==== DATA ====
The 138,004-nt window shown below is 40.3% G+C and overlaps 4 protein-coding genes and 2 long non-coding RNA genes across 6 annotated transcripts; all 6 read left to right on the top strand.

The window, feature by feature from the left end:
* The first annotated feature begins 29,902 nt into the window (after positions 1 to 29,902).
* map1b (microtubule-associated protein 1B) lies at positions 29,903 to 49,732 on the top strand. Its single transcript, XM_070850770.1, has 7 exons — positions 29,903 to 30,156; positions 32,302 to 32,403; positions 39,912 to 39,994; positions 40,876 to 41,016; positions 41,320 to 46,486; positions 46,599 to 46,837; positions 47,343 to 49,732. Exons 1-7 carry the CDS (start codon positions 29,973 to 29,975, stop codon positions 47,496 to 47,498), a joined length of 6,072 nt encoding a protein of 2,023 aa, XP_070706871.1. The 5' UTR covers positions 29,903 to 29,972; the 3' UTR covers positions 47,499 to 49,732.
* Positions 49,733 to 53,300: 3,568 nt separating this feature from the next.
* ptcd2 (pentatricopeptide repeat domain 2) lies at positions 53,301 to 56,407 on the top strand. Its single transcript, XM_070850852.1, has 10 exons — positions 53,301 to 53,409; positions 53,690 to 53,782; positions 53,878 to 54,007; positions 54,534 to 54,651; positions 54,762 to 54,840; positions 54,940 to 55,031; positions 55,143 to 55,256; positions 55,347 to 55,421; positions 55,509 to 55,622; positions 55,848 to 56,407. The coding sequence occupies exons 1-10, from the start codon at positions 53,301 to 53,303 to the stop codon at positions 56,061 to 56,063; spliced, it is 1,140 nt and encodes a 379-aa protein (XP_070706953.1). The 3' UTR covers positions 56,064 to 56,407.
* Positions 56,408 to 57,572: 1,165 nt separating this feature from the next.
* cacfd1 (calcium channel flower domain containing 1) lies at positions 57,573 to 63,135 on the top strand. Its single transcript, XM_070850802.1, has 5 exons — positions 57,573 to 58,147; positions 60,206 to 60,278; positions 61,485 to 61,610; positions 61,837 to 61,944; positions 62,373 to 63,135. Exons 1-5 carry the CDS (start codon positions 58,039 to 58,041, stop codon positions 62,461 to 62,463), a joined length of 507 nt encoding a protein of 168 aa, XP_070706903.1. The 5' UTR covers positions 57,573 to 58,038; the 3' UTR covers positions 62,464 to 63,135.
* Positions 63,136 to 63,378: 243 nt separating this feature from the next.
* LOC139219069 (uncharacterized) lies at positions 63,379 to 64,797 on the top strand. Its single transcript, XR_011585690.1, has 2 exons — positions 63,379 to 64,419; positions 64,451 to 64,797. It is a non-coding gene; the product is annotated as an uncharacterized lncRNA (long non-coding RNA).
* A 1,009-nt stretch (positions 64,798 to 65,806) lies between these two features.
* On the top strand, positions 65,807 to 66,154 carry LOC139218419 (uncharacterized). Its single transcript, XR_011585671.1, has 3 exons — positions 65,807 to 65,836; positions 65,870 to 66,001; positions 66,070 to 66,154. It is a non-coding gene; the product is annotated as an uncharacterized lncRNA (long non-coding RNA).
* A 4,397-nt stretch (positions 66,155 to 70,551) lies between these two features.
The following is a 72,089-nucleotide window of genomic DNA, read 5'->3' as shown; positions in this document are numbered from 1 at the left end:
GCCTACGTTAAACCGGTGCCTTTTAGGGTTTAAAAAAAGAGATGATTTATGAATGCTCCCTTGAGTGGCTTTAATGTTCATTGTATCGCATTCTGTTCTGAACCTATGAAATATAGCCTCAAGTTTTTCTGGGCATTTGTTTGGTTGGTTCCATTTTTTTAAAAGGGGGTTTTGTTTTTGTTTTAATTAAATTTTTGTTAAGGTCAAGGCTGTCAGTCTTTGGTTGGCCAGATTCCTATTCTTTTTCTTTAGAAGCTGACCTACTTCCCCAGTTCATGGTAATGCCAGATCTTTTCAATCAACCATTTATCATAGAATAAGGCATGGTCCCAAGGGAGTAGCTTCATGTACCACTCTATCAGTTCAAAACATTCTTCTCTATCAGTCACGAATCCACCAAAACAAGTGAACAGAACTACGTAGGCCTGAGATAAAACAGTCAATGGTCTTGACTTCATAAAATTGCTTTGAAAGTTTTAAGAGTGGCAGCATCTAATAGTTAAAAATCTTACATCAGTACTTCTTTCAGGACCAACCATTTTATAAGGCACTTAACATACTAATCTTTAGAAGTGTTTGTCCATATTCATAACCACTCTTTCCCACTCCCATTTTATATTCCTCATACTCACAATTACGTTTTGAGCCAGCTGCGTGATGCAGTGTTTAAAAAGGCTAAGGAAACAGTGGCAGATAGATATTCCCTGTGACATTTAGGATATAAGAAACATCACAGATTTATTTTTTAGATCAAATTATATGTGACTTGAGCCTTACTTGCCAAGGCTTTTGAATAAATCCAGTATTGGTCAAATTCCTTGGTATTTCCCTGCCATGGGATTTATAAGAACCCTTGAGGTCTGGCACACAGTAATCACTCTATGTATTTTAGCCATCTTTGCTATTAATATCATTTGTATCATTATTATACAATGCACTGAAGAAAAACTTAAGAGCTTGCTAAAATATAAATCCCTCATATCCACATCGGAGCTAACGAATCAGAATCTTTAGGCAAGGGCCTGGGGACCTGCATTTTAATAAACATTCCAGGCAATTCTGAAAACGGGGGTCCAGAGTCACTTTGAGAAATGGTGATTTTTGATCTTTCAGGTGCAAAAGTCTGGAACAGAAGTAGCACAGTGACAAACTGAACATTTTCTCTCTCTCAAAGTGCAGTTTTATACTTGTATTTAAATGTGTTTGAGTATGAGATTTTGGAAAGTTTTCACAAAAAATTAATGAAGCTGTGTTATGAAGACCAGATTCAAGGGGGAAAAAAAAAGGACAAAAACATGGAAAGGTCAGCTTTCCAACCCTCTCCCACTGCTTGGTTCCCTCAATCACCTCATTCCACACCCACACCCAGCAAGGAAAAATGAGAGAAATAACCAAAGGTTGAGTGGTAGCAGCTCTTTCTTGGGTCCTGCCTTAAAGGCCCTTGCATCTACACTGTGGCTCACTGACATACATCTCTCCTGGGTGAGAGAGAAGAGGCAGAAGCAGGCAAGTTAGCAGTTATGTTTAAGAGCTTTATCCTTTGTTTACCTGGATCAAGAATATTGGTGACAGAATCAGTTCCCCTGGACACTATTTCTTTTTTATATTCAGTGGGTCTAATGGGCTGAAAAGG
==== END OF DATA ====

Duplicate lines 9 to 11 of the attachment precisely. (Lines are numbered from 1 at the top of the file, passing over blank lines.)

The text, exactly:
* Positions 63,136 to 63,378: 243 nt separating this feature from the next.
* LOC139219069 (uncharacterized) lies at positions 63,379 to 64,797 on the top strand. Its single transcript, XR_011585690.1, has 2 exons — positions 63,379 to 64,419; positions 64,451 to 64,797. It is a non-coding gene; the product is annotated as an uncharacterized lncRNA (long non-coding RNA).
* A 1,009-nt stretch (positions 64,798 to 65,806) lies between these two features.